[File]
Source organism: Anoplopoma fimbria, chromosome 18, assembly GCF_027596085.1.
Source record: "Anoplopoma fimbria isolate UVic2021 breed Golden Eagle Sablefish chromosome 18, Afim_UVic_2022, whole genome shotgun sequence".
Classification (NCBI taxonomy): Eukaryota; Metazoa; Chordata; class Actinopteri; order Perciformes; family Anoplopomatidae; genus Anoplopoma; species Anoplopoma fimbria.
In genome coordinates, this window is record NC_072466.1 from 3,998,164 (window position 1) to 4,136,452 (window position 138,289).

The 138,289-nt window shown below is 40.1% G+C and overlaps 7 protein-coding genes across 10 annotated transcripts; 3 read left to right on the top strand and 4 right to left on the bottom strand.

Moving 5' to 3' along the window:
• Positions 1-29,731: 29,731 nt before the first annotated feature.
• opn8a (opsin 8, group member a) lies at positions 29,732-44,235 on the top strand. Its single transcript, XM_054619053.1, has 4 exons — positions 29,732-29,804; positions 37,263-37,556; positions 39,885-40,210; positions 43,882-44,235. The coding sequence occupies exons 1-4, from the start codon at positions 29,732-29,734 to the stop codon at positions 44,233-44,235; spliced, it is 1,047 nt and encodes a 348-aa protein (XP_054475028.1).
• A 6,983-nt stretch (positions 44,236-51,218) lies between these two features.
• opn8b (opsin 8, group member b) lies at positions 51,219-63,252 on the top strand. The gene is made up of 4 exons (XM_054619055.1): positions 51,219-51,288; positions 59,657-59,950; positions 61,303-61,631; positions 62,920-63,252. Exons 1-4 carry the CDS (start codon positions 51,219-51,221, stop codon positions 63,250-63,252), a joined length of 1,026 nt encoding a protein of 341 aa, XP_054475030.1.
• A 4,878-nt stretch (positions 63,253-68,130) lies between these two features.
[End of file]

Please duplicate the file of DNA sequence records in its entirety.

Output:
Source organism: Anoplopoma fimbria, chromosome 18, assembly GCF_027596085.1.
Source record: "Anoplopoma fimbria isolate UVic2021 breed Golden Eagle Sablefish chromosome 18, Afim_UVic_2022, whole genome shotgun sequence".
Classification (NCBI taxonomy): Eukaryota; Metazoa; Chordata; class Actinopteri; order Perciformes; family Anoplopomatidae; genus Anoplopoma; species Anoplopoma fimbria.
In genome coordinates, this window is record NC_072466.1 from 3,998,164 (window position 1) to 4,136,452 (window position 138,289).

The 138,289-nt window shown below is 40.1% G+C and overlaps 7 protein-coding genes across 10 annotated transcripts; 3 read left to right on the top strand and 4 right to left on the bottom strand.

Moving 5' to 3' along the window:
• Positions 1-29,731: 29,731 nt before the first annotated feature.
• opn8a (opsin 8, group member a) lies at positions 29,732-44,235 on the top strand. Its single transcript, XM_054619053.1, has 4 exons — positions 29,732-29,804; positions 37,263-37,556; positions 39,885-40,210; positions 43,882-44,235. The coding sequence occupies exons 1-4, from the start codon at positions 29,732-29,734 to the stop codon at positions 44,233-44,235; spliced, it is 1,047 nt and encodes a 348-aa protein (XP_054475028.1).
• A 6,983-nt stretch (positions 44,236-51,218) lies between these two features.
• opn8b (opsin 8, group member b) lies at positions 51,219-63,252 on the top strand. The gene is made up of 4 exons (XM_054619055.1): positions 51,219-51,288; positions 59,657-59,950; positions 61,303-61,631; positions 62,920-63,252. Exons 1-4 carry the CDS (start codon positions 51,219-51,221, stop codon positions 63,250-63,252), a joined length of 1,026 nt encoding a protein of 341 aa, XP_054475030.1.
• A 4,878-nt stretch (positions 63,253-68,130) lies between these two features.